What AI can teach us about Sustainability
We asked Artificial Intelligence to write a blog post about sustainability, specifying that it include commentary on greenwashing.
We were not prepared for the result.
The article was...comprehensive. Nuanced, even. It felt intelligent. Which was a bit intimidating to experience. We read it again and again before we finally realized it wasn't actually saying all that much of substance.
To be honest, that probably could have improved if we simply knew better what to ask; after all, AI has the world's information at its metaphorical fingertips. To our understanding, publicly available AI is a synthesis of everything written on the internet ever, up until 2021. So when asked to write a piece on sustainability, ChatGPT had no problem collating an 'opinion' and a blog that felt somehow both intelligent and superficial. Which left us to wonder if this isn't itself a commentary on the state of our collective conversation about 'Sustainability'; that it is no longer really saying all that much of substance.
If that's true, though, it's not because there is nothing left to say; it's because we've found ourselves in an echo chamber, and the reverberation is starting to sound hollow. Would that change if we start listening to all forms of wisdom, ancient and modern? Would that change if more people start working together to take action -- from joy, from care, from love -- instead of hiding behind criticisms of one another, or vilifying an 'enemy'?
Would it change if we slowed down enough to actually see what we are doing, to feel the truth of a word like 'interconnectedness' in our hearts, to understand that our choices have impacts half a world away, as much as they do in our own organism?
We think so.
For our part, this article definitely made us think. What could we still contribute to this movement -- this life -- were everything to become automated?
Empathy. Hope. Grief. Art. Intentionality. Humility. Presence.
Yeah. Those things. And a heck of a lot more.
(...but then the question: are any of these original thoughts though? Do they need to be? Ahhhhhhhh!)
And in the meantime, we let the AI teach us, too. Specifically, we questioned whether we might be passively guilty of any of the 'greenwashing' it called out so succinctly. How humbling. How exciting.
And now... for our entirely AI-written blog piece:
Behind the Thread - Sustainability is More than a Marketing Claim
Sustainability is en vogue - but why?
Sustainability is a concept that is becoming increasingly important in our modern world. At its core, sustainability is about creating a world that is both equitable and environmentally responsible for future generations. It is about understanding the interconnectedness of all living things, and how our actions today can have lasting impacts on the planet’s future. Companies, also in the fashion industry, have long caught on.
However, sustainability is more than just a catchall term for environmentalism. It is a deep and philosophical view of our place in the world. It is about recognizing our responsibility to take care of the planet and its inhabitants, as well as reflecting on our individual roles within the global system. We must strive to not only reduce our consumption and waste but also to consider ways we can actively promote social change and justice.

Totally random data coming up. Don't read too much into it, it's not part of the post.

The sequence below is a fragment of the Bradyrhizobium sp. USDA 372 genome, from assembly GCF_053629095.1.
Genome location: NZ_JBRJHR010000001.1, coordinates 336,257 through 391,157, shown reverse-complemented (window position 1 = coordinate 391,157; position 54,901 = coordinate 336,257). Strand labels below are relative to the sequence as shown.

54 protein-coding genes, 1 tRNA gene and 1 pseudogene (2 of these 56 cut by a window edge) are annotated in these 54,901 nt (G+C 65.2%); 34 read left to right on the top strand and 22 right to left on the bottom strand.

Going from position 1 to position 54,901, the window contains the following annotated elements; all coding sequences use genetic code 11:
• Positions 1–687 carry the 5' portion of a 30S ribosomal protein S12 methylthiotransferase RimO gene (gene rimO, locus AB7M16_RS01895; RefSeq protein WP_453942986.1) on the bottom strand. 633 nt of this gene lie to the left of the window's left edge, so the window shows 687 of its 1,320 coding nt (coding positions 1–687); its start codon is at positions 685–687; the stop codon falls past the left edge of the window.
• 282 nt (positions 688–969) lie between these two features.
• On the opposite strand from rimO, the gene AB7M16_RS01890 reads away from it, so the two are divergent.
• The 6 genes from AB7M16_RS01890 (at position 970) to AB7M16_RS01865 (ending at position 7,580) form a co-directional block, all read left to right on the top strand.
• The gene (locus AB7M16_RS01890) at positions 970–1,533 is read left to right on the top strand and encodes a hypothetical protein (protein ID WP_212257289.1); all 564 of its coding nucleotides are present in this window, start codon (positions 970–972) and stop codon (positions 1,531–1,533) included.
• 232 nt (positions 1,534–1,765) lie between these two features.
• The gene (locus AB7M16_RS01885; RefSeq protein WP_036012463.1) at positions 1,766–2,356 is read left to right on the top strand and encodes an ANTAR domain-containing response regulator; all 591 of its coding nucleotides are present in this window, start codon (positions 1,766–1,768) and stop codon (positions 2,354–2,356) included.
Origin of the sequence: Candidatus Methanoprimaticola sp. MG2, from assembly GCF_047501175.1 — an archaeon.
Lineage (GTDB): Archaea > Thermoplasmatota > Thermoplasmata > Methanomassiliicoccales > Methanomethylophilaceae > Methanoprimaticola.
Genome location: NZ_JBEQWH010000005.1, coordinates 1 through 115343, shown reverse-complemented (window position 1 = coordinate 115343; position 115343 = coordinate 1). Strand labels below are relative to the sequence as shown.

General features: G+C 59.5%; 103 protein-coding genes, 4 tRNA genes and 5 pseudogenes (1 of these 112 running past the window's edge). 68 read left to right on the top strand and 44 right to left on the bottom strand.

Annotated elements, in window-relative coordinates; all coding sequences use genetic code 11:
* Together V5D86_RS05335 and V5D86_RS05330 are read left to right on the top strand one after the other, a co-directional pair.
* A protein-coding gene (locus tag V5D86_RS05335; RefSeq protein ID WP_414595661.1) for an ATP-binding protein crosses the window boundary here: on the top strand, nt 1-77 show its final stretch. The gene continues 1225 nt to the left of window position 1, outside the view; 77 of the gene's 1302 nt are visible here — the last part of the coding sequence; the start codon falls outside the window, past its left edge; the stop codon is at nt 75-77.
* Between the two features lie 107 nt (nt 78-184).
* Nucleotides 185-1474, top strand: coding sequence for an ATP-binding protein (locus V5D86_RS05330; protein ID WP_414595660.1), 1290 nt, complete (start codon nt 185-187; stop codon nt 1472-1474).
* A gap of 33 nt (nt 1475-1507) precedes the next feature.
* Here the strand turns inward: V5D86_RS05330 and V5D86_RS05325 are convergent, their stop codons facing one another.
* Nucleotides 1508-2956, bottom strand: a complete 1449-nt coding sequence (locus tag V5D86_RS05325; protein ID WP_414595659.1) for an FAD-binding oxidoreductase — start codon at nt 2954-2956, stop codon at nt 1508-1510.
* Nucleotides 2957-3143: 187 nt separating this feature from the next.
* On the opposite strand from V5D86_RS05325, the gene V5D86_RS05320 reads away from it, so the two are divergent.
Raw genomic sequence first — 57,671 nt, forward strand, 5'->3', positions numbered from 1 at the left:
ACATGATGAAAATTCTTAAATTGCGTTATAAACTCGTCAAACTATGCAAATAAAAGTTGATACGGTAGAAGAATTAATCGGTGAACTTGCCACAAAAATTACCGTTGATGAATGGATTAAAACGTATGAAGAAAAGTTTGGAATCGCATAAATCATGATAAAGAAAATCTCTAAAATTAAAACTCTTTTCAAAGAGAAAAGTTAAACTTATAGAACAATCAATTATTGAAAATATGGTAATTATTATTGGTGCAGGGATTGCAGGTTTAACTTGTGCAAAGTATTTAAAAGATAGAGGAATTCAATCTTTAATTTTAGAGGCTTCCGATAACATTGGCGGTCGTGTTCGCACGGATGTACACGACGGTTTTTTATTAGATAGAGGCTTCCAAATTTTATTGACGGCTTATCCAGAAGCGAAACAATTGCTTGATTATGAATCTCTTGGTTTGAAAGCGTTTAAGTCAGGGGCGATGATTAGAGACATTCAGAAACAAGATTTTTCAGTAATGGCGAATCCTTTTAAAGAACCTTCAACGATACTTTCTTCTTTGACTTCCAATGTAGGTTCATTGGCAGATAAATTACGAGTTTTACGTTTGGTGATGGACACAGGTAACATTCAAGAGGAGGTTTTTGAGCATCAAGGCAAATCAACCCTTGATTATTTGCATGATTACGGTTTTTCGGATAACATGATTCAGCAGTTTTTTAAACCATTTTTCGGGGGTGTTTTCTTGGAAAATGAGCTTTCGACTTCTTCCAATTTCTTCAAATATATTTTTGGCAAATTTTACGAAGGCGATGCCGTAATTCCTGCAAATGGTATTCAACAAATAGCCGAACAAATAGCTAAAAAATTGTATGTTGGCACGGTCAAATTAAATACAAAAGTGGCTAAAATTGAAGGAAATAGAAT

As the need for environmental responsibility grows, manufacturers are being urged to make more sustainable choices when creating textiles. Those who do are financially rewarded by c young and old. This is why, this shift towards sustainability has also sparked a rise in “greenwashing”—the practice of making unrealistically lofty claims of sustainability through creative marketing. In the textile industry, these claims often take the form of false promises of “eco-friendly” or “sustainable” fabrics without any concrete proof or evidence.
Thus, there is widespread misuse of the word “sustainability” in the textile industry. Some manufacturers use the term as a catch-all phrase to describe any product made with ethically sourced organic materials, even if their processes and methods contribute to further waste and pollution. Other manufacturers mislabel non-recyclable fabrics, such as polyester, as “eco-friendly” in order to capitalize on consumer demand for sustainable goods.
Let's be Imperfectly perfect.
It is clear that there is an important role for both manufacturers and customers to play in creating a more sustainable textile industry. Customers must be vigilant to identify greenwashing and be proactive in researching the sustainability of textiles and clothing. Changing one’s mindset from “fast fashion” to buying fewer items of higher quality is also an essential step in promoting sustainability. It is up to all of us to create a more sustainable world by making conscious and informed decisions about our clothing purchases.
Sustainability should not be a mere marketing claim, but rather a direction we must strive towards as humans. It is about recognizing our responsibility to protect the planet and all its inhabitants, and understanding that our actions today can have lasting impacts on the future. Ultimately, sustainability is about striving for balance within our environment and society. It is about understanding that our actions today will reverberate in the future, and that small changes can make a big difference. As we move towards a more sustainable future, let us remember that every effort counts, and that our individual choices can have a lasting and positive impact.